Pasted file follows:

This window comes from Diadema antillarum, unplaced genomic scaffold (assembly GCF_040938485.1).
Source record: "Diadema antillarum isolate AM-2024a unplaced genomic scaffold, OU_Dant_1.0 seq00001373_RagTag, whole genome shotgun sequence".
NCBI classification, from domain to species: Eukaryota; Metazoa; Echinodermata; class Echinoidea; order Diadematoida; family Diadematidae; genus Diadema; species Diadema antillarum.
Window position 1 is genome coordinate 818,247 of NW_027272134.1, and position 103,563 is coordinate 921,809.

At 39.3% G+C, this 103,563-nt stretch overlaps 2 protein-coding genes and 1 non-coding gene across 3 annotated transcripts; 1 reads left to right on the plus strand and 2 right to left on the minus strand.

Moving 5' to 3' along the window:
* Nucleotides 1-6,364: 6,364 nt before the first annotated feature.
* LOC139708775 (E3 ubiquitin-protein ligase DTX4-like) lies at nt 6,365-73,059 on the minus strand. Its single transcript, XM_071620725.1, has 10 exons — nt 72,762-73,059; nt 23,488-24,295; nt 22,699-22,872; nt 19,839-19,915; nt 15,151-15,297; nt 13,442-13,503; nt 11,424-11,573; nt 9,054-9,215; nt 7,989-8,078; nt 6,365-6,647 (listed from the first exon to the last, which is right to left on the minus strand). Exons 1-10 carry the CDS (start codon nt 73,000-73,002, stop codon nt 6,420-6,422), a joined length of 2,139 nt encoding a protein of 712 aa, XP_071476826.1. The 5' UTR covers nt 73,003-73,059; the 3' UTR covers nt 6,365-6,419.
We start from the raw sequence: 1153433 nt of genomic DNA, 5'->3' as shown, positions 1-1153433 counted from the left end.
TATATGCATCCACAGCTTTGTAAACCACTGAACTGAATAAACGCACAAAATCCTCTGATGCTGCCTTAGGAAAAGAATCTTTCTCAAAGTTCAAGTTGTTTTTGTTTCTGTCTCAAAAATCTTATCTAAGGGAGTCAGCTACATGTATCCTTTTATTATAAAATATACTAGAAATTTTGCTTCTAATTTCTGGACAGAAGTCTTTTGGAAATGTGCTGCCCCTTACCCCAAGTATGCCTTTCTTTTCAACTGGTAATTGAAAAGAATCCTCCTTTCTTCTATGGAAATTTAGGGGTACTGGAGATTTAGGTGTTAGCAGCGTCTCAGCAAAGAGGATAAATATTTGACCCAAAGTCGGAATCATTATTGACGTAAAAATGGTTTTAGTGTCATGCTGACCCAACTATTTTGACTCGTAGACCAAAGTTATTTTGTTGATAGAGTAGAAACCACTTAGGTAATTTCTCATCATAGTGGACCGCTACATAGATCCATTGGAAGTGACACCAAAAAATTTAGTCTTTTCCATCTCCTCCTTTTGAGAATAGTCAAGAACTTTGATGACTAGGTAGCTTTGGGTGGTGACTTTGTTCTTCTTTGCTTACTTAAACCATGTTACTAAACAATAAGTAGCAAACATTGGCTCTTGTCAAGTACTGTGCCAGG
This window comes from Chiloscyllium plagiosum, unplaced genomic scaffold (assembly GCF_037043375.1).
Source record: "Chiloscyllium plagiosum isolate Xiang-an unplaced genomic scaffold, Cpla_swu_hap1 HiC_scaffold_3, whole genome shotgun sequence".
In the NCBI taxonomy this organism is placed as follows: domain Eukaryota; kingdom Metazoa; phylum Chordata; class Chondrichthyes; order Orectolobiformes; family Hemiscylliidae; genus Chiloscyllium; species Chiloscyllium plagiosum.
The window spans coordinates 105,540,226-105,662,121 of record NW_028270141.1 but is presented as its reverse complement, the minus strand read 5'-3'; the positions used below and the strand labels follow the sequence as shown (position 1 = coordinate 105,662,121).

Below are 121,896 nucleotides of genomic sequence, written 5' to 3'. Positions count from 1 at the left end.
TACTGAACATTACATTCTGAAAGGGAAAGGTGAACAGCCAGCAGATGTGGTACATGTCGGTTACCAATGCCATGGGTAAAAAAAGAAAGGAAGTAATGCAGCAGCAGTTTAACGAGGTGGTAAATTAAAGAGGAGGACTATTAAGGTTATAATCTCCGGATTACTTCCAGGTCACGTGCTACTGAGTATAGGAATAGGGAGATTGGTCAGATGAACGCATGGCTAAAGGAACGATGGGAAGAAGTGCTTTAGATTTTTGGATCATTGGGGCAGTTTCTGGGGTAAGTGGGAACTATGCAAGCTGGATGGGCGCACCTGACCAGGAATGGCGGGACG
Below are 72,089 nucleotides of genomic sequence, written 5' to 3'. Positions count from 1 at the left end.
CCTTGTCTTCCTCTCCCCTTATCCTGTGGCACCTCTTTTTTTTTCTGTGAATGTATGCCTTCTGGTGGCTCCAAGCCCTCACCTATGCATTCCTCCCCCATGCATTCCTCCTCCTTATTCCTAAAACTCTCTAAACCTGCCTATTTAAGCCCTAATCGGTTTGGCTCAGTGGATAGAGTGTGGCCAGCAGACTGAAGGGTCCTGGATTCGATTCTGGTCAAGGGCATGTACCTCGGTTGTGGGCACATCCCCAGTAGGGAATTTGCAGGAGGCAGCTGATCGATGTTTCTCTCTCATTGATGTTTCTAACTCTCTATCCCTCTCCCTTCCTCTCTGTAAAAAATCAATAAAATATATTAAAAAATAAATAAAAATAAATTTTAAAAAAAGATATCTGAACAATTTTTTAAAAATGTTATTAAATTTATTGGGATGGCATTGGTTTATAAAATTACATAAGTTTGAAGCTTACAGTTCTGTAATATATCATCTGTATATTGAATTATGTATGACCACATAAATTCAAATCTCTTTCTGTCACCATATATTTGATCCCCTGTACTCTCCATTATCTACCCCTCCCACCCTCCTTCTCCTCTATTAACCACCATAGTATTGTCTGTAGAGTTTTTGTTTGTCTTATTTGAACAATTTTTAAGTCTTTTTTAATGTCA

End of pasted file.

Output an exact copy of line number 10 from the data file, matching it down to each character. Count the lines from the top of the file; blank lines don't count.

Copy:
TATATGCATCCACAGCTTTGTAAACCACTGAACTGAATAAACGCACAAAATCCTCTGATGCTGCCTTAGGAAAAGAATCTTTCTCAAAGTTCAAGTTGTTTTTGTTTCTGTCTCAAAAATCTTATCTAAGGGAGTCAGCTACATGTATCCTTTTATTATAAAATATACTAGAAATTTTGCTTCTAATTTCTGGACAGAAGTCTTTTGGAAATGTGCTGCCCCTTACCCCAAGTATGCCTTTCTTTTCAACTGGTAATTGAAAAGAATCCTCCTTTCTTCTATGGAAATTTAGGGGTACTGGAGATTTAGGTGTTAGCAGCGTCTCAGCAAAGAGGATAAATATTTGACCCAAAGTCGGAATCATTATTGACGTAAAAATGGTTTTAGTGTCATGCTGACCCAACTATTTTGACTCGTAGACCAAAGTTATTTTGTTGATAGAGTAGAAACCACTTAGGTAATTTCTCATCATAGTGGACCGCTACATAGATCCATTGGAAGTGACACCAAAAAATTTAGTCTTTTCCATCTCCTCCTTTTGAGAATAGTCAAGAACTTTGATGACTAGGTAGCTTTGGGTGGTGACTTTGTTCTTCTTTGCTTACTTAAACCATGTTACTAAACAATAAGTAGCAAACATTGGCTCTTGTCAAGTACTGTGCCAGG